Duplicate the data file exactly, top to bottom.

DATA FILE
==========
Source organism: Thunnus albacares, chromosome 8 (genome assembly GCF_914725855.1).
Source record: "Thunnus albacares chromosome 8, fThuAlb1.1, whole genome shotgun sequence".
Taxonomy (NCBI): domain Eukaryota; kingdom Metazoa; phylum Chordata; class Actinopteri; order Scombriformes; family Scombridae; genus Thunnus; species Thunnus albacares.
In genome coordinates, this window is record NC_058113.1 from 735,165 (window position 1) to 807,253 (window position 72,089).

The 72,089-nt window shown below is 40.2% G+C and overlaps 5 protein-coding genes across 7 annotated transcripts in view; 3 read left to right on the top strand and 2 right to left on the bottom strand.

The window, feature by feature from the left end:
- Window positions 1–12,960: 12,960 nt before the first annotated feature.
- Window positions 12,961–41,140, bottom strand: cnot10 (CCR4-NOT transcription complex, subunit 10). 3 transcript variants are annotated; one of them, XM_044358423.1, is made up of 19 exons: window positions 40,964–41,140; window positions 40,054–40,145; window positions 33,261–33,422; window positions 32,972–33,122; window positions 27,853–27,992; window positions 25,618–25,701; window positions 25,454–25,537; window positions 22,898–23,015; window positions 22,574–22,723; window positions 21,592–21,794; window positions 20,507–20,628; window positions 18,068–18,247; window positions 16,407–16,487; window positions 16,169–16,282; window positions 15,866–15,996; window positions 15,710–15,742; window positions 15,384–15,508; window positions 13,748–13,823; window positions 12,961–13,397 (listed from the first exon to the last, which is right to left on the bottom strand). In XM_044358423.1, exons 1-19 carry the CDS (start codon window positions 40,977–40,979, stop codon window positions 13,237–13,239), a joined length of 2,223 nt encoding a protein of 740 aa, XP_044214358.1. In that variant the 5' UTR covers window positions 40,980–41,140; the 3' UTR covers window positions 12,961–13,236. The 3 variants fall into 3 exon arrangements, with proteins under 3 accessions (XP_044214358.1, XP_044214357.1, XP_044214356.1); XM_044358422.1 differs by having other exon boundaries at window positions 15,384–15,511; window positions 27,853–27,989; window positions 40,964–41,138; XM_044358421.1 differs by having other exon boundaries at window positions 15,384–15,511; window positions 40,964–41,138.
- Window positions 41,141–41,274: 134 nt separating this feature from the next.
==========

Source organism: Thunnus albacares, chromosome 8 (genome assembly GCF_914725855.1).
Source record: "Thunnus albacares chromosome 8, fThuAlb1.1, whole genome shotgun sequence".
Taxonomy (NCBI): domain Eukaryota; kingdom Metazoa; phylum Chordata; class Actinopteri; order Scombriformes; family Scombridae; genus Thunnus; species Thunnus albacares.
In genome coordinates, this window is record NC_058113.1 from 735,165 (window position 1) to 807,253 (window position 72,089).

The 72,089-nt window shown below is 40.2% G+C and overlaps 5 protein-coding genes across 7 annotated transcripts in view; 3 read left to right on the top strand and 2 right to left on the bottom strand.

The window, feature by feature from the left end:
- Window positions 1–12,960: 12,960 nt before the first annotated feature.
- Window positions 12,961–41,140, bottom strand: cnot10 (CCR4-NOT transcription complex, subunit 10). 3 transcript variants are annotated; one of them, XM_044358423.1, is made up of 19 exons: window positions 40,964–41,140; window positions 40,054–40,145; window positions 33,261–33,422; window positions 32,972–33,122; window positions 27,853–27,992; window positions 25,618–25,701; window positions 25,454–25,537; window positions 22,898–23,015; window positions 22,574–22,723; window positions 21,592–21,794; window positions 20,507–20,628; window positions 18,068–18,247; window positions 16,407–16,487; window positions 16,169–16,282; window positions 15,866–15,996; window positions 15,710–15,742; window positions 15,384–15,508; window positions 13,748–13,823; window positions 12,961–13,397 (listed from the first exon to the last, which is right to left on the bottom strand). In XM_044358423.1, exons 1-19 carry the CDS (start codon window positions 40,977–40,979, stop codon window positions 13,237–13,239), a joined length of 2,223 nt encoding a protein of 740 aa, XP_044214358.1. In that variant the 5' UTR covers window positions 40,980–41,140; the 3' UTR covers window positions 12,961–13,236. The 3 variants fall into 3 exon arrangements, with proteins under 3 accessions (XP_044214358.1, XP_044214357.1, XP_044214356.1); XM_044358422.1 differs by having other exon boundaries at window positions 15,384–15,511; window positions 27,853–27,989; window positions 40,964–41,138; XM_044358421.1 differs by having other exon boundaries at window positions 15,384–15,511; window positions 40,964–41,138.
- Window positions 41,141–41,274: 134 nt separating this feature from the next.